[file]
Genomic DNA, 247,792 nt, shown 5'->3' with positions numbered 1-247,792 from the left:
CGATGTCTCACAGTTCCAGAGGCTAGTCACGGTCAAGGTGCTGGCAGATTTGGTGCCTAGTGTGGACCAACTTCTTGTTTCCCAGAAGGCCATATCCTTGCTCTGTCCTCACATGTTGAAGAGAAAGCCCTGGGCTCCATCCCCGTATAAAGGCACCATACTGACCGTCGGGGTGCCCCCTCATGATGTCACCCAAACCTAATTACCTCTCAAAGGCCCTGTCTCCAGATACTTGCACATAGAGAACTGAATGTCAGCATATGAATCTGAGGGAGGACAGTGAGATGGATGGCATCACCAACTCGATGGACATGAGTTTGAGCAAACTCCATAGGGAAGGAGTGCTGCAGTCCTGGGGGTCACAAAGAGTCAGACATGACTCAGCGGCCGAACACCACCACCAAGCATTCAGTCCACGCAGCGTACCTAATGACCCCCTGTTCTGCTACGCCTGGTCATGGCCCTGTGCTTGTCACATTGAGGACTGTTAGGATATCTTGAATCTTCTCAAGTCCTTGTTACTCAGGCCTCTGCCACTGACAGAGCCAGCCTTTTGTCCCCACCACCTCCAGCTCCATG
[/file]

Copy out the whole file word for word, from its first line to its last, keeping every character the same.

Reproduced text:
Genomic DNA, 247,792 nt, shown 5'->3' with positions numbered 1-247,792 from the left:
CGATGTCTCACAGTTCCAGAGGCTAGTCACGGTCAAGGTGCTGGCAGATTTGGTGCCTAGTGTGGACCAACTTCTTGTTTCCCAGAAGGCCATATCCTTGCTCTGTCCTCACATGTTGAAGAGAAAGCCCTGGGCTCCATCCCCGTATAAAGGCACCATACTGACCGTCGGGGTGCCCCCTCATGATGTCACCCAAACCTAATTACCTCTCAAAGGCCCTGTCTCCAGATACTTGCACATAGAGAACTGAATGTCAGCATATGAATCTGAGGGAGGACAGTGAGATGGATGGCATCACCAACTCGATGGACATGAGTTTGAGCAAACTCCATAGGGAAGGAGTGCTGCAGTCCTGGGGGTCACAAAGAGTCAGACATGACTCAGCGGCCGAACACCACCACCAAGCATTCAGTCCACGCAGCGTACCTAATGACCCCCTGTTCTGCTACGCCTGGTCATGGCCCTGTGCTTGTCACATTGAGGACTGTTAGGATATCTTGAATCTTCTCAAGTCCTTGTTACTCAGGCCTCTGCCACTGACAGAGCCAGCCTTTTGTCCCCACCACCTCCAGCTCCATG